Can a Nonprofit Win Grants Without a 501(c)(3) Status?

Grant writing is one of those elements of nonprofit management that you don't want to get wrong. It takes time to develop and submit grant applications, and you need to make sure that the investment is worth the return. One of the most common scenarios that I come across is nonprofit organizations that rush into grant writing.

To be completely upfront, your organization can exist as a nonprofit without a 501(c)(3) designation from the IRS. The terms nonprofit and 501(c)(3) are not interchangeable. To learn more, click here. A nonprofit organization that does not intend to accept charitable donations can exist forever without a 501(c)(3) designation. But as soon as you want to start accepting donations and providing donors with a receipt for tax write-offs, you'll need to take the plunge.

Besides the tax exemption status and the ability to provide donors with tax receipts, having this designation from the IRS opens the door to grant funding. To apply for any federal, state, or local grants, you'll need to have your IRS determination in-hand at the time of submission. Most private and corporate foundations also require proof of your IRS status at the time of application. In my 15 years of experience, I do not recall ever finding a private or corporate foundation that would award a grant to a nonprofit that did not have a 501(c)(3) designation from the IRS.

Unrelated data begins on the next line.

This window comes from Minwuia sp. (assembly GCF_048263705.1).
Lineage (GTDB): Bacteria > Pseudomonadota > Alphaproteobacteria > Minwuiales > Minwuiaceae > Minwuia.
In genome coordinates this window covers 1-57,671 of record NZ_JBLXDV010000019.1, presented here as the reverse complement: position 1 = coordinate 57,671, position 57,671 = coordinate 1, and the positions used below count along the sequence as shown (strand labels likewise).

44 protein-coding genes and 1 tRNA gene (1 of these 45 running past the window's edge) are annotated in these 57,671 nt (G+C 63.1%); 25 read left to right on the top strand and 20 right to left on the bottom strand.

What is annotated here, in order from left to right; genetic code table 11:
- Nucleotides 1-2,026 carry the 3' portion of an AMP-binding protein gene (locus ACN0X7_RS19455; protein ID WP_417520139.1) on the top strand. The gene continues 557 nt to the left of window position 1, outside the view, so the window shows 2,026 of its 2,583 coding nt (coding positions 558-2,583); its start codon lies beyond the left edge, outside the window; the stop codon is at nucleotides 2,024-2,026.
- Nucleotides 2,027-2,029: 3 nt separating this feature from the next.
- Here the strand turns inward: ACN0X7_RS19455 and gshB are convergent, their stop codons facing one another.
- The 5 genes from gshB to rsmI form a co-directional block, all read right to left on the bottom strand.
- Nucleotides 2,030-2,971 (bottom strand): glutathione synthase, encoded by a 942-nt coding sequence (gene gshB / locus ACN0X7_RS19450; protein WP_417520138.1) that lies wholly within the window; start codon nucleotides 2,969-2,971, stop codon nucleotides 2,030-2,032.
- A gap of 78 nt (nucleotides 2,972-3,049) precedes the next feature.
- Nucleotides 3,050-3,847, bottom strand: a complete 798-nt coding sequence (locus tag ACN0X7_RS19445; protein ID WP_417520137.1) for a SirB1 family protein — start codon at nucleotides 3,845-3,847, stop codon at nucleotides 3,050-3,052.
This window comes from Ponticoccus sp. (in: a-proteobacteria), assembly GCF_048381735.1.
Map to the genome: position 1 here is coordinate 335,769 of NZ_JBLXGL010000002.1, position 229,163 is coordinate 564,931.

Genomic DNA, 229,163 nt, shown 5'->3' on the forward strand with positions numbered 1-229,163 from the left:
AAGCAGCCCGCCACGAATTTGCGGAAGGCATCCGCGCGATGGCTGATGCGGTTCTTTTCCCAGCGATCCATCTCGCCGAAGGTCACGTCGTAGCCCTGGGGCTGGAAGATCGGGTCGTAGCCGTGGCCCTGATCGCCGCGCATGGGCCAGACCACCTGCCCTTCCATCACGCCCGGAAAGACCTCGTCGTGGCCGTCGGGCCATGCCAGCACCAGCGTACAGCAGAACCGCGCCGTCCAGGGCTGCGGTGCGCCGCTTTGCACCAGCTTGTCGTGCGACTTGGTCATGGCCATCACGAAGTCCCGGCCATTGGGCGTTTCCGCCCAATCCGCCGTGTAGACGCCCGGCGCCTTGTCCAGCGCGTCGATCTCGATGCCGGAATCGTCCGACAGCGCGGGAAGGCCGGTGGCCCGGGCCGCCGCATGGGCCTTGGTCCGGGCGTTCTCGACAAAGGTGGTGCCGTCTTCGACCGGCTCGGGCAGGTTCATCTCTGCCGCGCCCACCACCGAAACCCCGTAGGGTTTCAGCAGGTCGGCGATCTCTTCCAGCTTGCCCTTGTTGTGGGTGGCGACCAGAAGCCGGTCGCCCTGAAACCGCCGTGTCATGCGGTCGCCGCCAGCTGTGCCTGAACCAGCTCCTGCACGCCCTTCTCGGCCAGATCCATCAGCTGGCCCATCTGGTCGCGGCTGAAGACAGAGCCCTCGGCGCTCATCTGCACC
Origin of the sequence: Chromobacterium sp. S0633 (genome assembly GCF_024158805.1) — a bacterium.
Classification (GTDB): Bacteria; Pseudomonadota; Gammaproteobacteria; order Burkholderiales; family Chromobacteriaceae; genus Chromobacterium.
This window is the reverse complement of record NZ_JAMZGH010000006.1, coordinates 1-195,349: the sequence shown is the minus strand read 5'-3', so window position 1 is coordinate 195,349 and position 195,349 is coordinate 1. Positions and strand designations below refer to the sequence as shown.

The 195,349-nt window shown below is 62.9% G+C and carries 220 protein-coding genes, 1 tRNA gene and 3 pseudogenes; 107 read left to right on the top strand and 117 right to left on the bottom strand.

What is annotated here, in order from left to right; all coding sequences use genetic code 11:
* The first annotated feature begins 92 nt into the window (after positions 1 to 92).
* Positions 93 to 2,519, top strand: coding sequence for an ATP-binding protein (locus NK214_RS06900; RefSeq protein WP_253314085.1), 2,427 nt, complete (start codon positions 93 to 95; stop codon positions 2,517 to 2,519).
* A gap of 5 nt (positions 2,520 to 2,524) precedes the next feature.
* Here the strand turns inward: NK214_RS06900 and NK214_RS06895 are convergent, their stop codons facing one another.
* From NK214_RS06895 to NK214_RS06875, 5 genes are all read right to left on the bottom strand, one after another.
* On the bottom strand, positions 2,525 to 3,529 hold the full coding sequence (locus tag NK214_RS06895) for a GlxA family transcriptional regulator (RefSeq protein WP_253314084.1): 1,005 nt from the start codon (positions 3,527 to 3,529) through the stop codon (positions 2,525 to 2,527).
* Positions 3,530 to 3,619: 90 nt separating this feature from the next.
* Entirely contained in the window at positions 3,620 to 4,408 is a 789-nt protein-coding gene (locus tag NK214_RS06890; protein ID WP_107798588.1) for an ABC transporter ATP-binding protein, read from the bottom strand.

That said, there is a work-around. If your organization has a pending application for IRS determination or is in the process of submitting it, you could work with a fiscal sponsor. A fiscal sponsor is an established nonprofit with an IRS designation that accepts fiduciary oversight, financial management, and some administrative functions of managing a grant on behalf of both organizations. In simplest terms, this organization accepts the gift on behalf of the nonprofit without the IRS designation and agrees to maintain control over the funds.

But you don't want to just jump at any nonprofit willing to put their name next to yours. Consider this a committed relationship. Do your homework and find an organization that fits with your mission and build a strong foundation for a positive outcome for both the grant management and the long-term success of your nonprofit.



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